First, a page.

Should you finish every book you start?

Back in 2014 the Hawking Index was born, and yes, you would be right in associating it with the great Stephen Hawking himself; but it’s not technically connected with him directly. Mathematician Jordan Ellenberg named it in Hawking’s honour, and albeit statistically flawed, it was invented with the intention of measuring how far people persist with reading certain books. Needless to say it didn’t really work as it could only gather data from very specific book files (i.e. e-book files which were read on a kindle and were compatible with the digital highlighting tool); but the initiative of the project was very bibliophilic in its intent, addressing the age-old controversial question every book lover challenges in their lifetime. To give-up on a book we are reading but not enjoying, or to persevere: that is the question.
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invisible tragedy

The events of 2016 incited a great exodus, an exodus which has continued to expand, strengthen and perpetuate the following year with little to no sign of stopping. What erupted from the shattered remains of the twenty-first century’s passions, hopes and progression was a spiralling pandemic which has shaken the world economically, socially and politically. Scientifically speaking  this epidemic is documented as a ‘social de-evolution’, but by everyone else it is merely referred to as digital apathy. Over the past year social media usage has been in rapid decline. Millions of people across the world began to leave their beloved social media sites: Twitter usage fell by 23.4%, Facebook by 8% (this percentage alone, seemingly small, equates to 132 million people). Instagram also took a 23.7% plummet, and Snapchat 15.7%.

Why? Many theories have been forwarded including boredom, ageing and frustration, but none of these take into account the overwhelming exhaustion users have undergone the past twelve months. Social media for many became a bombardment of tragedy upon tragedy, from gun crimes to terrorist attacks, hate speech, racism, homophobia, snap general elections, US Presidency campaign, and Brexit. People have been leaving social media to escape the tragedy of it all, or rather, what we as society have construed to signify the tragic. Tragedy, you see, shouldn’t belong in the realm of reality, and yet it does. For you see as Oscar Wilde argued: Life imitates art, a hypothesis which has never been demonstrated more poignantly than in the concept of “tragedy”.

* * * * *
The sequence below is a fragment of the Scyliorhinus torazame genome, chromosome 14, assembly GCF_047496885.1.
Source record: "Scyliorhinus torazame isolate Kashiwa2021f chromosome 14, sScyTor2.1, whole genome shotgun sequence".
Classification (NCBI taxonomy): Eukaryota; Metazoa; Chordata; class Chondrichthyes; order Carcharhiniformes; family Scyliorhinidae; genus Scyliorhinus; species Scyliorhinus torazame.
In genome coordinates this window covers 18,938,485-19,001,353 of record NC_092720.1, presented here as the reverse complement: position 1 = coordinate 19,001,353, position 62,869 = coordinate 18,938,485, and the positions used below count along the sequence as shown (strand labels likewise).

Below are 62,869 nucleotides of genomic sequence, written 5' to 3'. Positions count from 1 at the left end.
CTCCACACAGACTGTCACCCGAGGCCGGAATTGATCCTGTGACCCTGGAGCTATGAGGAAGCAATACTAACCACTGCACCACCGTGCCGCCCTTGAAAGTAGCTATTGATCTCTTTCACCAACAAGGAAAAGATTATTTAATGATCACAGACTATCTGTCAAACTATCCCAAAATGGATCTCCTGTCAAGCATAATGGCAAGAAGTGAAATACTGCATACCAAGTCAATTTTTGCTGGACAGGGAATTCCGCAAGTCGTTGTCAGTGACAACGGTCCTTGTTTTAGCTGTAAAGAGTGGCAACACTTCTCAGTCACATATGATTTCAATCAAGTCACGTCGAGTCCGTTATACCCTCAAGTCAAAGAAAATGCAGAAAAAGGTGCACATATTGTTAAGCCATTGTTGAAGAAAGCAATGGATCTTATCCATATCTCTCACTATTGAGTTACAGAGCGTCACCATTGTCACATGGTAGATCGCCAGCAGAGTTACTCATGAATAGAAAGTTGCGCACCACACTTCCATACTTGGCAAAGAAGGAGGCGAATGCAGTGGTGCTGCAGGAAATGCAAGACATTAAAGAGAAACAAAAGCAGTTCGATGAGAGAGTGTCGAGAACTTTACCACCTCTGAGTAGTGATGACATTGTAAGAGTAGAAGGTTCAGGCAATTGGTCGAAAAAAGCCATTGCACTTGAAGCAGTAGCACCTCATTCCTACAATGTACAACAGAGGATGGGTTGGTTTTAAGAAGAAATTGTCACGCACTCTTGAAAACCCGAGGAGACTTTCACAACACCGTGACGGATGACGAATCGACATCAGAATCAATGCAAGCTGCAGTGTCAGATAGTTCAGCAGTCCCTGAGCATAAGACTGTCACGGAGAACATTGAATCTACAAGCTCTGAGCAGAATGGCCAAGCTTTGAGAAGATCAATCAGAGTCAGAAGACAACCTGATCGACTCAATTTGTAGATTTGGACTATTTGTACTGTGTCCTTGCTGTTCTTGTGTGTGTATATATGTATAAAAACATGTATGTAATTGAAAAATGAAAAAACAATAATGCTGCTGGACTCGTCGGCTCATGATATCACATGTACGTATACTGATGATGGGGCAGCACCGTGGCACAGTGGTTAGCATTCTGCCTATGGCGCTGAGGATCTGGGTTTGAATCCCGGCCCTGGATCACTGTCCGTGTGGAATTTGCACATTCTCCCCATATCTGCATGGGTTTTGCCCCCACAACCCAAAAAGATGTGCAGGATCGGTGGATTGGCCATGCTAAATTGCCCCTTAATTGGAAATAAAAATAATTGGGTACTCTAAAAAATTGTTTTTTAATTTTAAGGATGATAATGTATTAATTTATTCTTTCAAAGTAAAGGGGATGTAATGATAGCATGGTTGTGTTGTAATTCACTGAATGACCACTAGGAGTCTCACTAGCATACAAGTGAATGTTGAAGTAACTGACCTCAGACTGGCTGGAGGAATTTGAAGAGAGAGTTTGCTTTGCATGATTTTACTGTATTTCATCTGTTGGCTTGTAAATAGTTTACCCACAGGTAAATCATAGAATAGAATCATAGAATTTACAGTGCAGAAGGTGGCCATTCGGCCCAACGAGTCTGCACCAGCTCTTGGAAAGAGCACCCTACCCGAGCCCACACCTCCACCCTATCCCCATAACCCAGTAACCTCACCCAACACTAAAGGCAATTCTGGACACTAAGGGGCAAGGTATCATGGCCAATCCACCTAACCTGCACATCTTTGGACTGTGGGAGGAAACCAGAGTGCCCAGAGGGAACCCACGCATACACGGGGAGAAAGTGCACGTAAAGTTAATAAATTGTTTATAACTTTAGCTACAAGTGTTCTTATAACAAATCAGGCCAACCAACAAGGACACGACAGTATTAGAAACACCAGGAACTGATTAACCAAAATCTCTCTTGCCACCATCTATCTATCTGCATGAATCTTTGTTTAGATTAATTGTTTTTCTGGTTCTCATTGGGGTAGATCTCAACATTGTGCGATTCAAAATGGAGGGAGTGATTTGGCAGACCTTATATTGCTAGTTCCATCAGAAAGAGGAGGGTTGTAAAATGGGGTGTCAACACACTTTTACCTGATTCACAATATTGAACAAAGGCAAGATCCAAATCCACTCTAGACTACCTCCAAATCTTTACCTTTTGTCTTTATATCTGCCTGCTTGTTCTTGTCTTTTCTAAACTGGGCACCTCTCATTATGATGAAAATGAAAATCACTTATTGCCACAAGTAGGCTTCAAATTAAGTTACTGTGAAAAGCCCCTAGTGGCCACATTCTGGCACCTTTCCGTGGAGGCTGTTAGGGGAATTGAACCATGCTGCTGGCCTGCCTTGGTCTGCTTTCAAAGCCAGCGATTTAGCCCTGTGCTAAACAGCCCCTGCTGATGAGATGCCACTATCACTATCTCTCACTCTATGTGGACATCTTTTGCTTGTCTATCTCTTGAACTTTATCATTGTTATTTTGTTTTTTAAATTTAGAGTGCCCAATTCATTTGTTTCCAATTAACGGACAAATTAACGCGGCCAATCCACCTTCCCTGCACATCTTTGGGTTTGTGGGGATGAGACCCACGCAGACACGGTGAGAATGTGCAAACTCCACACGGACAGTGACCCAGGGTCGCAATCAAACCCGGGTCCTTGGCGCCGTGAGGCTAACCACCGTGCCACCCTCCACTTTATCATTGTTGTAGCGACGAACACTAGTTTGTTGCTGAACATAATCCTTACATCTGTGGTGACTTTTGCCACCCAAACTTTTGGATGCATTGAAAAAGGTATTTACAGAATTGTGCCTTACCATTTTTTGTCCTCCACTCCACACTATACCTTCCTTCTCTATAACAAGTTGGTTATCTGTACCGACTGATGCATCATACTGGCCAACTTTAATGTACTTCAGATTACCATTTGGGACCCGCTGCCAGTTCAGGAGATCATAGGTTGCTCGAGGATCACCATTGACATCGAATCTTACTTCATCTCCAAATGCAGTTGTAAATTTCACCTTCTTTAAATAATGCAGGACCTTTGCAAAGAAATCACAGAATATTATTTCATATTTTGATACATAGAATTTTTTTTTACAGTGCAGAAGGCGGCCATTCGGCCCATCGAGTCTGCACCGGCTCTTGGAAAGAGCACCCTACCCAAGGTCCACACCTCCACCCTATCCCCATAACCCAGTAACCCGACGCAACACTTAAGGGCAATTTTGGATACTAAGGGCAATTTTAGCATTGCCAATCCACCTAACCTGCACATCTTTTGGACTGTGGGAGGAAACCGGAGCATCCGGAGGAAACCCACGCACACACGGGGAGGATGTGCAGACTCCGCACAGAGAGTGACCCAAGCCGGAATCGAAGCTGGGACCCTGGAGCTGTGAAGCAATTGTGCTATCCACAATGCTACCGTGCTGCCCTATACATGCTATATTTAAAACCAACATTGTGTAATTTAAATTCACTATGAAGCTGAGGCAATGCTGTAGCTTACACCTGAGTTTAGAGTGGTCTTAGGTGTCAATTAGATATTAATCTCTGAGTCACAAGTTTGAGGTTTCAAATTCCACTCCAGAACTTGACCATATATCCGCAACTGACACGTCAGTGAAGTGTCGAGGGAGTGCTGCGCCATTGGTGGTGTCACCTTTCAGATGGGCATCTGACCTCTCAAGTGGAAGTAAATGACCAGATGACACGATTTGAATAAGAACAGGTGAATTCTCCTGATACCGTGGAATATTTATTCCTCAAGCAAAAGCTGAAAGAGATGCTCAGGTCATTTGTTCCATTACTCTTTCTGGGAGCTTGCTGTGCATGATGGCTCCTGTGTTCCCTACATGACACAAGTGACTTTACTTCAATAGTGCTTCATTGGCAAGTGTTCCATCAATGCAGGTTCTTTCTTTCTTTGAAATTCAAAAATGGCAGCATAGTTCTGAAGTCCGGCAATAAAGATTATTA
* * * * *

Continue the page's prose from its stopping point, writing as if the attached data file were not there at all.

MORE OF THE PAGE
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Against Self-Criticism

artwork by Robert Arneson

In the competitive and moral world that we live in, self-criticism, or rather self correction, is essential to evolution, development and betterment of both the individual and society. However, Some of us are so good at this that our desire the better the world takes priority over our own well-being, and we easily fall victim to an excessive version of self-criticism, a state of self-flagellation: a dangerous condition which fosters depression and creative sterility. We go beyond the self-corrective directness necessary for improving our shortcomings, and instead masochistically berate and destroy ourselves over foibles which are largely socially perceived flaws and inadequacies we assign to ourselves upon comparison.

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Victim “Feminist” – Taylor Swift & Commercialised, Superficial Feminism

Before this essay even begins I would like to stress one important, nay, the most important message of the following production: the following critique is not an attack on Taylor Swift, and if that’s what you’re here to see enacted you may feel slightly underwhelmed. Whilst I personally am not a “fan” of this particular singer (being more a hip-hop and rap kind of woman myself), Taylor Swift is, I’m sure, a lovely person. She entertains millions of people and ultimately makes them happy; a service which in of itself is worthy of commendation. I have no interest in “dragging” a fellow woman, attacking anyone’s character of insulting anyone; whilst doing so may be beneficial for online traction and views, it wouldn’t produce a productive conversation, and certainly wouldn’t stimulate intelligent reflection on the self or society.

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